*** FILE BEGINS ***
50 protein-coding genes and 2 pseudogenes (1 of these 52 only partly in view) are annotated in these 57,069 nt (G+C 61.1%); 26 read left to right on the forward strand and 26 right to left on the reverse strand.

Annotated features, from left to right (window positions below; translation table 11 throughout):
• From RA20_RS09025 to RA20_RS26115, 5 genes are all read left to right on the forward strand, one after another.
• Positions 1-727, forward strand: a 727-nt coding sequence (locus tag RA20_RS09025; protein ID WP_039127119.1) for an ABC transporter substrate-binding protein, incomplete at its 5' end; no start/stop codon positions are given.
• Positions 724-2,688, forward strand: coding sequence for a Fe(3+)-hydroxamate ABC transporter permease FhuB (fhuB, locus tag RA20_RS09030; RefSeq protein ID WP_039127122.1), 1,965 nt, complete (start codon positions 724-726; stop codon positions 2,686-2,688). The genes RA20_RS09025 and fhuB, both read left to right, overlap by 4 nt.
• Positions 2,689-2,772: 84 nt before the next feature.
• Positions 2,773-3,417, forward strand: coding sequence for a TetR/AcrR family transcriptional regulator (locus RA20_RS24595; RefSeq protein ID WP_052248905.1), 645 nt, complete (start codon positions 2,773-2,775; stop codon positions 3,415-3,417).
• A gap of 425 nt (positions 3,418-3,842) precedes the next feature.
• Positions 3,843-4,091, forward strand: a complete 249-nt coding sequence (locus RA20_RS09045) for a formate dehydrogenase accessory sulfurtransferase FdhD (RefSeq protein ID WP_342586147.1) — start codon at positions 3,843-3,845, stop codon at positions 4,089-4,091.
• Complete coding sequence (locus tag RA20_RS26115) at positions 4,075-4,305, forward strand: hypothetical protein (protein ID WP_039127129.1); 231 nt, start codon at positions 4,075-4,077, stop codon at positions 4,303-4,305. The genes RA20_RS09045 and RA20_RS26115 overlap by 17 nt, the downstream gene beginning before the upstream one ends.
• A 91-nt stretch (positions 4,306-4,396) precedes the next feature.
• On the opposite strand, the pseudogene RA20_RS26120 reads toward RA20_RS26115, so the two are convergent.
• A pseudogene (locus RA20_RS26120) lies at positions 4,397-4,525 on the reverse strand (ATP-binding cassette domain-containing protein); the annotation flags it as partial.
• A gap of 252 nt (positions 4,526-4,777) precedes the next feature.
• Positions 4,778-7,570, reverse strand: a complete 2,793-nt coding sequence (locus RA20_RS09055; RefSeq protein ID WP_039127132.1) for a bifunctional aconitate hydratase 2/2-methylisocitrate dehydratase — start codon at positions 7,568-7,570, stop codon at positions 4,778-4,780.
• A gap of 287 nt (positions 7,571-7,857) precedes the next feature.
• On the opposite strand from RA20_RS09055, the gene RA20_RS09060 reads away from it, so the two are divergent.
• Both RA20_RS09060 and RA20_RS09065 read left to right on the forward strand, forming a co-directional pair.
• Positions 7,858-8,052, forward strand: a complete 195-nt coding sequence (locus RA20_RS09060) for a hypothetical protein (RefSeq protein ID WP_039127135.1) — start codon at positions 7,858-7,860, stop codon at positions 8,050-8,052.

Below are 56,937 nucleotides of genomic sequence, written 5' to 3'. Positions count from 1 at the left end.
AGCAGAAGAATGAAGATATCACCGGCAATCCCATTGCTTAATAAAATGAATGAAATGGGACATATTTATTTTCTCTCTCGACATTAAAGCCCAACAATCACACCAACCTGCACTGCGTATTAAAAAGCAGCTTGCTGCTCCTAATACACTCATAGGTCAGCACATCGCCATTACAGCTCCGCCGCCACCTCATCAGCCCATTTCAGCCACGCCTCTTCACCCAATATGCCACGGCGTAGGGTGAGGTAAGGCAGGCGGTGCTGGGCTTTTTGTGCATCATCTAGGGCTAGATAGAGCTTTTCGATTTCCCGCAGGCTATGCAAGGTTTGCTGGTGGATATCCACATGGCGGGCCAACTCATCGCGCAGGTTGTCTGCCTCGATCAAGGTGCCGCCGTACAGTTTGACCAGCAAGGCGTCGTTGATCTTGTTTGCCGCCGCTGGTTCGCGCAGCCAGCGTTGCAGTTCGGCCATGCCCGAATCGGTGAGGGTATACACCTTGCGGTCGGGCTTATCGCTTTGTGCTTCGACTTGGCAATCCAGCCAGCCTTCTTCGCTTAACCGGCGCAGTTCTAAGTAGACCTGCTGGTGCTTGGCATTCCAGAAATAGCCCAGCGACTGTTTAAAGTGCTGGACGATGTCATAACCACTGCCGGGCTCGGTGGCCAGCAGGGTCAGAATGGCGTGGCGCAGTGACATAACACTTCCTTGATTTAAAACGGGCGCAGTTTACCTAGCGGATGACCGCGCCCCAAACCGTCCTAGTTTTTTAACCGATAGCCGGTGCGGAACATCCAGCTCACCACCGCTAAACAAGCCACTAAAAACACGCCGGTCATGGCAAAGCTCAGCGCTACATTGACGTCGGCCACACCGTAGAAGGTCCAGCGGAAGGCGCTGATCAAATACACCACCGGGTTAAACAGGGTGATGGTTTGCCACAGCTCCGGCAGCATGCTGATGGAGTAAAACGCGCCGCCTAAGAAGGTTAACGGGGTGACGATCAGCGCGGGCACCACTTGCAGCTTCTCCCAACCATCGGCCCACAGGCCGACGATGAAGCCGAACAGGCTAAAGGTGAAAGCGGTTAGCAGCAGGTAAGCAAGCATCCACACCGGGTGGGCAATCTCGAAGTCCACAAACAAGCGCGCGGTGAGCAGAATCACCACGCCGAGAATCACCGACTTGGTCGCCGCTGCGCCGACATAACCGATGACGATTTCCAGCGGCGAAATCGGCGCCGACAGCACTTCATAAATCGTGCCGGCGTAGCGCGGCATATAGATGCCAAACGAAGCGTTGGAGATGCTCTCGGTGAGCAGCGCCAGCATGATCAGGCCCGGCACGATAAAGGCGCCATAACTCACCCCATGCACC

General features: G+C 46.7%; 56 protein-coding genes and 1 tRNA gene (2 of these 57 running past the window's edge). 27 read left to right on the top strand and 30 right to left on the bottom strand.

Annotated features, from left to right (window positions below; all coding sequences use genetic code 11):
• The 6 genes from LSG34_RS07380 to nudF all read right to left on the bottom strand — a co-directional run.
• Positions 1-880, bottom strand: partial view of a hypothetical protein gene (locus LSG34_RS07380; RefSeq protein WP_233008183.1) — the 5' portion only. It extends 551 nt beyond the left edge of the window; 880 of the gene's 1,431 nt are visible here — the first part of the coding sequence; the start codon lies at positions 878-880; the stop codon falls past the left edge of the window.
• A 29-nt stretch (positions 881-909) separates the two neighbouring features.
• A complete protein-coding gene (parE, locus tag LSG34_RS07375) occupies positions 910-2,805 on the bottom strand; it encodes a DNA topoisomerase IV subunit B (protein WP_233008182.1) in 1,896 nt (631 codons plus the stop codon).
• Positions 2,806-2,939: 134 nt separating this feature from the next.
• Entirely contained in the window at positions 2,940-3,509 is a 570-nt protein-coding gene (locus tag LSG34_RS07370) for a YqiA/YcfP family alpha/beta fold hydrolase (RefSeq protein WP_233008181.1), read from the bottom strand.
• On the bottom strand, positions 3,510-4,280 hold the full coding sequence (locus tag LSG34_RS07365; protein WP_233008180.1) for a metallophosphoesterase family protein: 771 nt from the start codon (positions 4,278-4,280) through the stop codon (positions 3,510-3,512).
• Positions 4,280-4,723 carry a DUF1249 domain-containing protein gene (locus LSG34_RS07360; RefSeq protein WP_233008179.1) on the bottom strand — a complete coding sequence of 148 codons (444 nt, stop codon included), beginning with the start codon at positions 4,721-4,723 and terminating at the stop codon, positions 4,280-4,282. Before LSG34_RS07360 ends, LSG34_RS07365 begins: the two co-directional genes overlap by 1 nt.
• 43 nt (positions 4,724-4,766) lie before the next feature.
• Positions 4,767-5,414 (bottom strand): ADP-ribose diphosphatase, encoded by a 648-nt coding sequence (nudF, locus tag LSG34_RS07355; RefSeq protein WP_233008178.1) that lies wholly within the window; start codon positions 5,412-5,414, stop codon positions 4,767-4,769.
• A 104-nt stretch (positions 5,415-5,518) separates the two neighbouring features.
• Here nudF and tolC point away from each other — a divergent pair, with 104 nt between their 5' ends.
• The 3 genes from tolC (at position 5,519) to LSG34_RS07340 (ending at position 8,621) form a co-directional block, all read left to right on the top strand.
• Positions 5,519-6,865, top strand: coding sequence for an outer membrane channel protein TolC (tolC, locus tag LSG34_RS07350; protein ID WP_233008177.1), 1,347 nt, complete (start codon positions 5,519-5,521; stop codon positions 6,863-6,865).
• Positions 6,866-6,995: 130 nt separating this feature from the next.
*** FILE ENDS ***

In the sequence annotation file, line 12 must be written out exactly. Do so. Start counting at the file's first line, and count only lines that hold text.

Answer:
• On the opposite strand, the pseudogene RA20_RS26120 reads toward RA20_RS26115, so the two are convergent.